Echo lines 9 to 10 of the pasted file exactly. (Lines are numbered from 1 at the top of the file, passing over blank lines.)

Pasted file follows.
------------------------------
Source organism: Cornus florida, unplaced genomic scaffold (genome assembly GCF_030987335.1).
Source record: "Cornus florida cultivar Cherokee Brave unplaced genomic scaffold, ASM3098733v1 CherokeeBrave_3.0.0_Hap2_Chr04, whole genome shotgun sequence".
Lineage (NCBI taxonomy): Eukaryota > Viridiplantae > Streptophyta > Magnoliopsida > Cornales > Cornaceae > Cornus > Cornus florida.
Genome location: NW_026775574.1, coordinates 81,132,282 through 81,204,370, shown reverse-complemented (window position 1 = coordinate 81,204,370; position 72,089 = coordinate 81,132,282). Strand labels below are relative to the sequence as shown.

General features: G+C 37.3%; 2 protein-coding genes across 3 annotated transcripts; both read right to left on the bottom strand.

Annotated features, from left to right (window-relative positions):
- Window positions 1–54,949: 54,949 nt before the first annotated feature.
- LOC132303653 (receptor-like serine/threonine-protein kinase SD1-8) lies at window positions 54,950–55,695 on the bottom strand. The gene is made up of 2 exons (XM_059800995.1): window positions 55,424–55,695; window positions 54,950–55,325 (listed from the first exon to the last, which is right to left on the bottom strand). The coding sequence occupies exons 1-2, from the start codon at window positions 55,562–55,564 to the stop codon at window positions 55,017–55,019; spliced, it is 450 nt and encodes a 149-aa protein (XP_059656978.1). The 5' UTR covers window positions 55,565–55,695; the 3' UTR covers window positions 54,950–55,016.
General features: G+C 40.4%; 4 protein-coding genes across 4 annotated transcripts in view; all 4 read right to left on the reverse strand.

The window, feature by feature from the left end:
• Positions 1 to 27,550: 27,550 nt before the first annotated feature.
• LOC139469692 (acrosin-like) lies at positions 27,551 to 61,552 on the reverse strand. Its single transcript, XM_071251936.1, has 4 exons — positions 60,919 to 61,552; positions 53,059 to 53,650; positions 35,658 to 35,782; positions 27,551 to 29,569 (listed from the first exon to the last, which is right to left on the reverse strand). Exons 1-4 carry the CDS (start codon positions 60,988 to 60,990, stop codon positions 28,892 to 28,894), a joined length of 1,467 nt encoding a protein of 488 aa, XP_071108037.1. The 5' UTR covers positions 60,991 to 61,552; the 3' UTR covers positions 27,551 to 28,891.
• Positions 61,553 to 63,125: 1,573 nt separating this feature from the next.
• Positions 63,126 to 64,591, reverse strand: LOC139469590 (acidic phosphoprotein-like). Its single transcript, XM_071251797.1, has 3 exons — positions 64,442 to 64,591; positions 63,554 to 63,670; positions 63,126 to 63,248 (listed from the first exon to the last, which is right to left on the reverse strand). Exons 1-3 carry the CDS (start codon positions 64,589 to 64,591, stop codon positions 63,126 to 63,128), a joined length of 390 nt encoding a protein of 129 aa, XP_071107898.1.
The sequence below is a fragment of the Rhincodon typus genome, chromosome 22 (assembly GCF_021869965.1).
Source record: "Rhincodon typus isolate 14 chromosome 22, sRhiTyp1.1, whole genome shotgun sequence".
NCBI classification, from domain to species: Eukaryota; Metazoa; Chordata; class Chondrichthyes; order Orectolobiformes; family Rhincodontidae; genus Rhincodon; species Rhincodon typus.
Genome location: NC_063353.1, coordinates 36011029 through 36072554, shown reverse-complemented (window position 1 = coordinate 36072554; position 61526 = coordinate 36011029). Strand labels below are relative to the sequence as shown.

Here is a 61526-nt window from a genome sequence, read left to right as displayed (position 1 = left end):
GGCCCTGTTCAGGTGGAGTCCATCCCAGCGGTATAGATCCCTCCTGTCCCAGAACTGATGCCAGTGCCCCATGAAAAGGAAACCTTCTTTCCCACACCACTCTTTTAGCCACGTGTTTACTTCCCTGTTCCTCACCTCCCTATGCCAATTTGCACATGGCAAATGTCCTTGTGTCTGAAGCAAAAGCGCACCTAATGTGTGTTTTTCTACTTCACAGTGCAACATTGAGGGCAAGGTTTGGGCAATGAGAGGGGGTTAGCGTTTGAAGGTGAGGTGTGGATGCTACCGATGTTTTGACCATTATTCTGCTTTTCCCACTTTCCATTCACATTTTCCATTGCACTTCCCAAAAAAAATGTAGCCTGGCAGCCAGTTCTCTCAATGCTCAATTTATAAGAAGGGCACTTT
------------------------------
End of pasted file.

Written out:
General features: G+C 40.4%; 4 protein-coding genes across 4 annotated transcripts in view; all 4 read right to left on the reverse strand.

The window, feature by feature from the left end: